Uvulopalatopharyngoplasty for Obstructive Sleep Apnea
Uvulopalatopharyngoplasty (UPPP) is a procedure that removes excess tissue in the throat to make the airway wider. This sometimes can allow air to move through the throat more easily when you breathe, reducing the severity of obstructive sleep apnea (OSA). The tissues that are removed may include:
If an enlarged tongue is a factor in your sleep apnea, the surgeon may remove a small part of the tongue. This is called an uvulopalatopharyngoglossoplasty.
What To Expect After Surgery
You may need continuous positive airway pressure therapy (CPAP) therapy after surgery. CPAP therapy uses a breathing device that you wear at night that helps you breathe more easily and prevents your airway from closing during sleep.
Some pain medicines can relax the throat muscles. You may have to avoid these medicines after surgery to make it less likely that your airways will narrow and cause apnea episodes.
Why It Is Done
Your doctor may suggest UPPP if you:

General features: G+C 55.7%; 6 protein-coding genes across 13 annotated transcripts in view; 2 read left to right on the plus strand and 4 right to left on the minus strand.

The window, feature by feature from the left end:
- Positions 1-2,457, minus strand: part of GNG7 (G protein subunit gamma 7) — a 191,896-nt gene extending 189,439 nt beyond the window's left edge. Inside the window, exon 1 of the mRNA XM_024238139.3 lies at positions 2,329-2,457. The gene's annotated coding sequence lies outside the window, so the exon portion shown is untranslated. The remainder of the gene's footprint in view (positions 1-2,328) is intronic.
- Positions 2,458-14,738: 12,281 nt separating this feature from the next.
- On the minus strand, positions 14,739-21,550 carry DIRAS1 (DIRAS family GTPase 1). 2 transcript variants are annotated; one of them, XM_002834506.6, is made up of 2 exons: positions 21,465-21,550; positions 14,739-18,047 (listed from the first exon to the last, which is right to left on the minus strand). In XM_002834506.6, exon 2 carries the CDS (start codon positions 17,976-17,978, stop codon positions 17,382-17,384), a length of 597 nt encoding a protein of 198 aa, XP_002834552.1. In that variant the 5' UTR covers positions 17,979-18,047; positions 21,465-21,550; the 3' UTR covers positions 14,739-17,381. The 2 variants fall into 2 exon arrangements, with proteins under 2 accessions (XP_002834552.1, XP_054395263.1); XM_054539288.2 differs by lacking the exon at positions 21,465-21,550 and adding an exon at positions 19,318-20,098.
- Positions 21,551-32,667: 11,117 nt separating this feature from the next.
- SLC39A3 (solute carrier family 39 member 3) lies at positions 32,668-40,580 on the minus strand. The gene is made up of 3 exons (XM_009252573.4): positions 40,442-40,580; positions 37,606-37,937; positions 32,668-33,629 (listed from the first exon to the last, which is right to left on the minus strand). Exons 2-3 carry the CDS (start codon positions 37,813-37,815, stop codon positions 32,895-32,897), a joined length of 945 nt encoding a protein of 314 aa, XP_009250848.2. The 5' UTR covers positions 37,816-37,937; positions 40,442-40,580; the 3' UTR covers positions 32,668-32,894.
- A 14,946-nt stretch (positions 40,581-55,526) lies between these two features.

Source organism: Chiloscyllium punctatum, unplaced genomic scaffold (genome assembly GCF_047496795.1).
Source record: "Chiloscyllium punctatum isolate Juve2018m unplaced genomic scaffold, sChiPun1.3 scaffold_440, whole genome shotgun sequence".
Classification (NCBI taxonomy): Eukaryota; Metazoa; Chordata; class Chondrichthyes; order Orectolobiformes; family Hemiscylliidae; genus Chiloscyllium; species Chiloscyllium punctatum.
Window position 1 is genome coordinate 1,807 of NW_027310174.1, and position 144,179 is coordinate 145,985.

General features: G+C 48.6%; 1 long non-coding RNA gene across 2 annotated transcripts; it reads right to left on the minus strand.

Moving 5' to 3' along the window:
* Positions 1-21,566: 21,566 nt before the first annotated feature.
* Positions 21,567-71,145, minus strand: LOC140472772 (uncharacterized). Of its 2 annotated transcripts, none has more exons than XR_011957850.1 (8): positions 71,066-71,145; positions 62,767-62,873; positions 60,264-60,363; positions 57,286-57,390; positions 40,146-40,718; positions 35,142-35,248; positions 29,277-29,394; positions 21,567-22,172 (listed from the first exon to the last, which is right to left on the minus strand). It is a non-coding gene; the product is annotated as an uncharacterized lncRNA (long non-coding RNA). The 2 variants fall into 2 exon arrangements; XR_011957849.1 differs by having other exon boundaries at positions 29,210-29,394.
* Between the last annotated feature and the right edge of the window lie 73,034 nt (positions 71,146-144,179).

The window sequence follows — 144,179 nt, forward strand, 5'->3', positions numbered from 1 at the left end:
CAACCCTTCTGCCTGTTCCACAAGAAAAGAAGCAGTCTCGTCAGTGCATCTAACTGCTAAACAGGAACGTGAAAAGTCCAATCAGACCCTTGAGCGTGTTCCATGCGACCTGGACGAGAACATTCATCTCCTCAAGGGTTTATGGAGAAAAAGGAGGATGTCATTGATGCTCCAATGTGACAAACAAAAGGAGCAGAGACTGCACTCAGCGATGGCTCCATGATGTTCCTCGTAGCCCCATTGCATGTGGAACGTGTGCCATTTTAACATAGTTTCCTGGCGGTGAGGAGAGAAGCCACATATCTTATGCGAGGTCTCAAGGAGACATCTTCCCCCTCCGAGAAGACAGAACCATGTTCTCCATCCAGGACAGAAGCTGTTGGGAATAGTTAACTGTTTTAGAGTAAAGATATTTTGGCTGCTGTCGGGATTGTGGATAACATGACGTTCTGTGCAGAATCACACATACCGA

Children usually do not have UPPP. For them, removing the tonsils and adenoids usually cures sleep apnea.
How Well It Works
Even if surgery successfully removes the blockage, you may still need CPAP after surgery.
Complications during surgery include accidental damage to surrounding blood vessels or tissues.
Complications after surgery may include:
What To Think About
Before considering surgery, you should try CPAP.
You will need a sleep study after UPPP surgery to find out if your sleep apnea has improved. If you still stop breathing at night, you may still need CPAP.
Laser-assisted uvulopalatoplasty is sometimes used to treat mild to moderate obstructive sleep apnea, although not all people benefit. This procedure is not recommended by the American Academy of Sleep Medicine to treat sleep apnea.4, 5
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